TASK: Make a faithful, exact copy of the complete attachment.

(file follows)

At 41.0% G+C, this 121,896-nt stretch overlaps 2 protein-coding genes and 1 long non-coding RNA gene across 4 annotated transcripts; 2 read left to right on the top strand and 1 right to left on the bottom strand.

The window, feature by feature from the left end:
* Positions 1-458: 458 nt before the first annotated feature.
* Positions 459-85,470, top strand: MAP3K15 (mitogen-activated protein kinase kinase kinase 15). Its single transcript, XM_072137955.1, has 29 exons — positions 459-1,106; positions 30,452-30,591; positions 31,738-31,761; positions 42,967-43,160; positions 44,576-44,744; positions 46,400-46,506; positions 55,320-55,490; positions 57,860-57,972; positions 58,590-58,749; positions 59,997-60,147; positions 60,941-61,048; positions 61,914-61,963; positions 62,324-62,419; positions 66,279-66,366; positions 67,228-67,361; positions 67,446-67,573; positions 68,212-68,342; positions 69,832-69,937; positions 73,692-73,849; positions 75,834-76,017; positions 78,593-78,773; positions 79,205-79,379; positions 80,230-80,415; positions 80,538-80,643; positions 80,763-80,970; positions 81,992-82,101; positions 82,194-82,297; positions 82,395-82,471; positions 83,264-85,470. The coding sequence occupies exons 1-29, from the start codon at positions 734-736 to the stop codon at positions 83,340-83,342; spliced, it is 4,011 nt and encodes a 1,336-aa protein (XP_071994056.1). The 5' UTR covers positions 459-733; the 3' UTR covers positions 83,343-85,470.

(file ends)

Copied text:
At 41.0% G+C, this 121,896-nt stretch overlaps 2 protein-coding genes and 1 long non-coding RNA gene across 4 annotated transcripts; 2 read left to right on the top strand and 1 right to left on the bottom strand.

The window, feature by feature from the left end:
* Positions 1-458: 458 nt before the first annotated feature.
* Positions 459-85,470, top strand: MAP3K15 (mitogen-activated protein kinase kinase kinase 15). Its single transcript, XM_072137955.1, has 29 exons — positions 459-1,106; positions 30,452-30,591; positions 31,738-31,761; positions 42,967-43,160; positions 44,576-44,744; positions 46,400-46,506; positions 55,320-55,490; positions 57,860-57,972; positions 58,590-58,749; positions 59,997-60,147; positions 60,941-61,048; positions 61,914-61,963; positions 62,324-62,419; positions 66,279-66,366; positions 67,228-67,361; positions 67,446-67,573; positions 68,212-68,342; positions 69,832-69,937; positions 73,692-73,849; positions 75,834-76,017; positions 78,593-78,773; positions 79,205-79,379; positions 80,230-80,415; positions 80,538-80,643; positions 80,763-80,970; positions 81,992-82,101; positions 82,194-82,297; positions 82,395-82,471; positions 83,264-85,470. The coding sequence occupies exons 1-29, from the start codon at positions 734-736 to the stop codon at positions 83,340-83,342; spliced, it is 4,011 nt and encodes a 1,336-aa protein (XP_071994056.1). The 5' UTR covers positions 459-733; the 3' UTR covers positions 83,343-85,470.